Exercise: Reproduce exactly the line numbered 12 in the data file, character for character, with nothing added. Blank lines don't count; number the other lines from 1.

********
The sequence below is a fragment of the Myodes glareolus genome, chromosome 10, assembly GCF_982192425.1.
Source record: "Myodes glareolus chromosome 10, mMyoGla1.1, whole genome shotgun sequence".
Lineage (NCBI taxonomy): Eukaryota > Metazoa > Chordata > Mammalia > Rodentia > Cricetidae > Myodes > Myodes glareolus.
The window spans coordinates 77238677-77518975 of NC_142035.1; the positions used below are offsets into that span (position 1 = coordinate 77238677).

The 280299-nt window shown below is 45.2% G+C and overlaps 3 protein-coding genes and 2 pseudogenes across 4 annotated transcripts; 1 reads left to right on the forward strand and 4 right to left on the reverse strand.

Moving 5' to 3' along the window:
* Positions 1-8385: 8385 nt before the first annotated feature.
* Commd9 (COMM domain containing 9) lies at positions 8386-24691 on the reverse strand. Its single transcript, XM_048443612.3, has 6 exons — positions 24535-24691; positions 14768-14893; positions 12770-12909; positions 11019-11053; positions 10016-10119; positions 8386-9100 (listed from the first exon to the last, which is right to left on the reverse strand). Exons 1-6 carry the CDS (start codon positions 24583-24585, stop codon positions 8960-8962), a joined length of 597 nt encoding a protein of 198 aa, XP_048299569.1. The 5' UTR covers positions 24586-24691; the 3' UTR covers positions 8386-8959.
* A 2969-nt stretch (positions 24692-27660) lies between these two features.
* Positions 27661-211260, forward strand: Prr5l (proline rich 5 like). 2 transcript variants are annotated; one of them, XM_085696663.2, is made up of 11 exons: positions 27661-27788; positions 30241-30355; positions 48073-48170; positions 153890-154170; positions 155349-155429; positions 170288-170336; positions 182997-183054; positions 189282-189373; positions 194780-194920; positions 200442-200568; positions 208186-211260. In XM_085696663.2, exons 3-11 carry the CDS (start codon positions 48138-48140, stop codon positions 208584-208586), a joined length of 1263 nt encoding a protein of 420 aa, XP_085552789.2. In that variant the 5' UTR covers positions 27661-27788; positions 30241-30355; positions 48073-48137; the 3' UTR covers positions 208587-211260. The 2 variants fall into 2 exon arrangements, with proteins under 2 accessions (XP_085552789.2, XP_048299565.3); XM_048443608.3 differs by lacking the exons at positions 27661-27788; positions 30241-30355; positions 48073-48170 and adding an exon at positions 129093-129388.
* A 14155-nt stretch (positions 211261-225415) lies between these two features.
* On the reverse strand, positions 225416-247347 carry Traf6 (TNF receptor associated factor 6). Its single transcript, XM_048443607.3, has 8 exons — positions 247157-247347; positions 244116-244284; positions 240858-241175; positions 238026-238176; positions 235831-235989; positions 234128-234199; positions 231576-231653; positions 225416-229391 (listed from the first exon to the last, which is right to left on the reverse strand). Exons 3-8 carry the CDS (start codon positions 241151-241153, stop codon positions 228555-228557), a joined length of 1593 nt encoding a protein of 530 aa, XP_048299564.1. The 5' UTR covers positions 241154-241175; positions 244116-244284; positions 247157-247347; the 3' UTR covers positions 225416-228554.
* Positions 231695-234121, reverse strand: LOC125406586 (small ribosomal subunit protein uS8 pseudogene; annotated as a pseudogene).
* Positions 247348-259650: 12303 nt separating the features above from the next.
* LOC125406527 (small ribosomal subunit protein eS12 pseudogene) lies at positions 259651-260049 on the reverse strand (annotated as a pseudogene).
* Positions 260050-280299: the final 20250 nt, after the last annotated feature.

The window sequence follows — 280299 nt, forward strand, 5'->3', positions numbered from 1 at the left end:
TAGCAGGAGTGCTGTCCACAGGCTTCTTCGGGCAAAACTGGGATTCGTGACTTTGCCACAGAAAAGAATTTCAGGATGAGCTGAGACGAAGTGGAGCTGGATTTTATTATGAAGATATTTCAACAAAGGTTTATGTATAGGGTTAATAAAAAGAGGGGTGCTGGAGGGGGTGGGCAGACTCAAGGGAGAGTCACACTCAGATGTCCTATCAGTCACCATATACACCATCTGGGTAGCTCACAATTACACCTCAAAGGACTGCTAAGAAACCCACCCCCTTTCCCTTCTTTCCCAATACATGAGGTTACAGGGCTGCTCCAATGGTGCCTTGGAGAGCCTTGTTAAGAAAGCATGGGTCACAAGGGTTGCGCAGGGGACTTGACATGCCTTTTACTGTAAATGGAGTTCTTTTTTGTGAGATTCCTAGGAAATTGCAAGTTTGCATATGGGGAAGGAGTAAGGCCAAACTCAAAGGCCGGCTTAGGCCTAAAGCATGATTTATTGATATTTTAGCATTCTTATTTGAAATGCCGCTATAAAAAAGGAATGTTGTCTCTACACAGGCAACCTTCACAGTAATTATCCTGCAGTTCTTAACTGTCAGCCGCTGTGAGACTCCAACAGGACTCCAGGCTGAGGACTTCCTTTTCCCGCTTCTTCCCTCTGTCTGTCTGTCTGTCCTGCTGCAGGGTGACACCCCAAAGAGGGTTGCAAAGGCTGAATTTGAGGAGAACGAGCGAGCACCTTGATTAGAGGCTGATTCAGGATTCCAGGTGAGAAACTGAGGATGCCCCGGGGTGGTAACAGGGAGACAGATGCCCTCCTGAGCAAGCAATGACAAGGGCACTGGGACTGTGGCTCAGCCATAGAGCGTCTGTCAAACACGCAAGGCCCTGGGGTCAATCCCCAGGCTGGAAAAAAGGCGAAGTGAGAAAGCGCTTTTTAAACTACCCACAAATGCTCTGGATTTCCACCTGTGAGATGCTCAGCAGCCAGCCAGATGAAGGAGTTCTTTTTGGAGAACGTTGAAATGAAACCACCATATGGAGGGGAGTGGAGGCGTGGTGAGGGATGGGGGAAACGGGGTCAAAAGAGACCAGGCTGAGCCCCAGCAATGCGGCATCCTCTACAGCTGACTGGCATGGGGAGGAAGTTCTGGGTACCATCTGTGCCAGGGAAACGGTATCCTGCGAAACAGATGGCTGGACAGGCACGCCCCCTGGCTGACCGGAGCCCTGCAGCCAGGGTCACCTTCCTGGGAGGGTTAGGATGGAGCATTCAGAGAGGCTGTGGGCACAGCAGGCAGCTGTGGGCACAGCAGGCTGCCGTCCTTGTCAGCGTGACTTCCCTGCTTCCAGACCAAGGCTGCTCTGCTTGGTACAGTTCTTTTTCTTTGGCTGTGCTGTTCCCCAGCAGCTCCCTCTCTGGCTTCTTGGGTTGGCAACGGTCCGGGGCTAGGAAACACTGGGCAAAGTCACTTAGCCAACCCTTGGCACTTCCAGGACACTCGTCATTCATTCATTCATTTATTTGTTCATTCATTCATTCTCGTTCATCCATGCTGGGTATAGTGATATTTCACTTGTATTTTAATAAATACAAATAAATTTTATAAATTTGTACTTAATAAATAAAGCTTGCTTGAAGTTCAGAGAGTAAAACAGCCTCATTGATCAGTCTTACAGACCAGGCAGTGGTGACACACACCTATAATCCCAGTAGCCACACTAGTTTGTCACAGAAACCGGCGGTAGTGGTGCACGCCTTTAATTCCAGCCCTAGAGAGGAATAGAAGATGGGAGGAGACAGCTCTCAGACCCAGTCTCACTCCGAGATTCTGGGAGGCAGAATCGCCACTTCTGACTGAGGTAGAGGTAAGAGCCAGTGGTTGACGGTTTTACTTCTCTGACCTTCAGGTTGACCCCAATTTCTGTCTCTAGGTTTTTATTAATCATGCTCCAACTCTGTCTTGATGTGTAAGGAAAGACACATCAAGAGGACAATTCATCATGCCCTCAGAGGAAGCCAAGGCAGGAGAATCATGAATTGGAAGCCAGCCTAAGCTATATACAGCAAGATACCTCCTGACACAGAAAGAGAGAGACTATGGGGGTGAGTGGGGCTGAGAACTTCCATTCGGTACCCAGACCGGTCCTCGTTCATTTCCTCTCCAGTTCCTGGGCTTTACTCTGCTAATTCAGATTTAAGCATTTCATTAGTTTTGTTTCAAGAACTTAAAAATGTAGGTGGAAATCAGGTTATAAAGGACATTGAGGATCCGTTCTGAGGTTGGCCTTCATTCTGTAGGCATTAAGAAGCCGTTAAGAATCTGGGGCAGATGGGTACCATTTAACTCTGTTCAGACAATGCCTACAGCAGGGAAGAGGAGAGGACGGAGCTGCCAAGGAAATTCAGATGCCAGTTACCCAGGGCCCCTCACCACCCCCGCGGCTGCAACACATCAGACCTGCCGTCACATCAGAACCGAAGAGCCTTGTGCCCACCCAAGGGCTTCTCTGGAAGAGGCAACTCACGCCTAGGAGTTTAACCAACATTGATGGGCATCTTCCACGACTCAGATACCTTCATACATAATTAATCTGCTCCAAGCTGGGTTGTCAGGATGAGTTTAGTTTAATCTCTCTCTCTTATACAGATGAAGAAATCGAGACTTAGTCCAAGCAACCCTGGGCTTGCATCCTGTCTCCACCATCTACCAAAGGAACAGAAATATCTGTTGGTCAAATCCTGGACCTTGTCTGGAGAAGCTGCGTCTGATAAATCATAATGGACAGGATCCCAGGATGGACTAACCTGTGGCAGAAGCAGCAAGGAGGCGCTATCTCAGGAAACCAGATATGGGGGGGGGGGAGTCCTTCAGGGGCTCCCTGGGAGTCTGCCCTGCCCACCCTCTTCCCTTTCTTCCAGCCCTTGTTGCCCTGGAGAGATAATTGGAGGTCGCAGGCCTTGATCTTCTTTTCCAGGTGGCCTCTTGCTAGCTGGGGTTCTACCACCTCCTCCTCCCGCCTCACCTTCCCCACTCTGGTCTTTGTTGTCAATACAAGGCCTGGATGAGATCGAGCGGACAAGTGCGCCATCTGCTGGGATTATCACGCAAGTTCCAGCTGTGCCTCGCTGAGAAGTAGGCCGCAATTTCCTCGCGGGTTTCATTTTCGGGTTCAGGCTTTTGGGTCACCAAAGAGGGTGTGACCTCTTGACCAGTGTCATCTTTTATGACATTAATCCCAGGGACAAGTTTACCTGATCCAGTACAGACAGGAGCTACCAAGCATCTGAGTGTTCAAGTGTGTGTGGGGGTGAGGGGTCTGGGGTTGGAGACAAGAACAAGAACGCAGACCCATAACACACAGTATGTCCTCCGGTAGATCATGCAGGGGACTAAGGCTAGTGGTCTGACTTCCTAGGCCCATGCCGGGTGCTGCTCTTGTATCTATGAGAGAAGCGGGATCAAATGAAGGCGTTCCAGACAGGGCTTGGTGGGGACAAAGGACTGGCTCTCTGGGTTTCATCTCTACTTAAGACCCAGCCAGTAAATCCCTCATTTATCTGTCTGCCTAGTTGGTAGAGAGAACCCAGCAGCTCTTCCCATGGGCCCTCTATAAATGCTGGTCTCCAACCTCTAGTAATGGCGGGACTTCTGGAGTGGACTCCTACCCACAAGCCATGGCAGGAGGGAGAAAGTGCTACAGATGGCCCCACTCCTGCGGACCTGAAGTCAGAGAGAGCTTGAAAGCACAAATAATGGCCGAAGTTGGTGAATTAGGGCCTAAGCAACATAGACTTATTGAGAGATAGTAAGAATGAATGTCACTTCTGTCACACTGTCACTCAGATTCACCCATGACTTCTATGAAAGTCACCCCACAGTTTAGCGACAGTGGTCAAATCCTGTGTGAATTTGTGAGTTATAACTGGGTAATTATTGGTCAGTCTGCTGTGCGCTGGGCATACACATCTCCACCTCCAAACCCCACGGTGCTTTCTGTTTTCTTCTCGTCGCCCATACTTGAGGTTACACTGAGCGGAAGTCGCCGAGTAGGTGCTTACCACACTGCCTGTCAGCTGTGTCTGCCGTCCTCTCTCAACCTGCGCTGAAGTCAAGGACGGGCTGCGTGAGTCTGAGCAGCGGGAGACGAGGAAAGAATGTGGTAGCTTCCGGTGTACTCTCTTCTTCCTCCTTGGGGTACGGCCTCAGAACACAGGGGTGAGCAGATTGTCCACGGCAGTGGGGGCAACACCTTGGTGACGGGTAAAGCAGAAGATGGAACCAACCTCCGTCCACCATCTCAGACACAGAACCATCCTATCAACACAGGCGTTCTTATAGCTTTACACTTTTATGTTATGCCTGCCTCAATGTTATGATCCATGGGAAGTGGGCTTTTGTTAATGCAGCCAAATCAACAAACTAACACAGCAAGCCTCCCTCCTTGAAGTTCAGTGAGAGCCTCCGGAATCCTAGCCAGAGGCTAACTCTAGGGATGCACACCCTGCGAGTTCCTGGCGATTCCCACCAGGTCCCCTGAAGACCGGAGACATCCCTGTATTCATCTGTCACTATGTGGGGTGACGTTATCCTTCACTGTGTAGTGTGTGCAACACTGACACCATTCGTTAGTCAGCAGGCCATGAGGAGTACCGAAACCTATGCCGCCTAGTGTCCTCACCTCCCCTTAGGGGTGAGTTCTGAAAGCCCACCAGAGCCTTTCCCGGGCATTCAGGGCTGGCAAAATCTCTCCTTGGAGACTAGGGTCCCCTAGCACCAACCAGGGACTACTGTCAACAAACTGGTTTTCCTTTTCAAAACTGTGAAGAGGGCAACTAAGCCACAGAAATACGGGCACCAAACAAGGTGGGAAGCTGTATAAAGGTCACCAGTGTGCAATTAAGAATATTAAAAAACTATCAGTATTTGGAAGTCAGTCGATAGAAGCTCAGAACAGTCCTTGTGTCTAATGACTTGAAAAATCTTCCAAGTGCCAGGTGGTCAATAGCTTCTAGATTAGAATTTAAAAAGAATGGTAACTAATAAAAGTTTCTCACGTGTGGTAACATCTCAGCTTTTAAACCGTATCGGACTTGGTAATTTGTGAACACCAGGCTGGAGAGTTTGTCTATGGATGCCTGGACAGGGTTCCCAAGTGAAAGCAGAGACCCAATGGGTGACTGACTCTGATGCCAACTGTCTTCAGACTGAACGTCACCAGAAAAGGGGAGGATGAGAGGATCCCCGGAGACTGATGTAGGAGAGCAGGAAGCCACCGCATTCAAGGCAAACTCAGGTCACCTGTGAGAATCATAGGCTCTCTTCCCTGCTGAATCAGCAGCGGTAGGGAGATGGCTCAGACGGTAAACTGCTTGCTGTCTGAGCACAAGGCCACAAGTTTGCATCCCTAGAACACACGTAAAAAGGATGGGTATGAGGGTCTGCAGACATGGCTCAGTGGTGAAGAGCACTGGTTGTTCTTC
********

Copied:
* On the reverse strand, positions 225416-247347 carry Traf6 (TNF receptor associated factor 6). Its single transcript, XM_048443607.3, has 8 exons — positions 247157-247347; positions 244116-244284; positions 240858-241175; positions 238026-238176; positions 235831-235989; positions 234128-234199; positions 231576-231653; positions 225416-229391 (listed from the first exon to the last, which is right to left on the reverse strand). Exons 3-8 carry the CDS (start codon positions 241151-241153, stop codon positions 228555-228557), a joined length of 1593 nt encoding a protein of 530 aa, XP_048299564.1. The 5' UTR covers positions 241154-241175; positions 244116-244284; positions 247157-247347; the 3' UTR covers positions 225416-228554.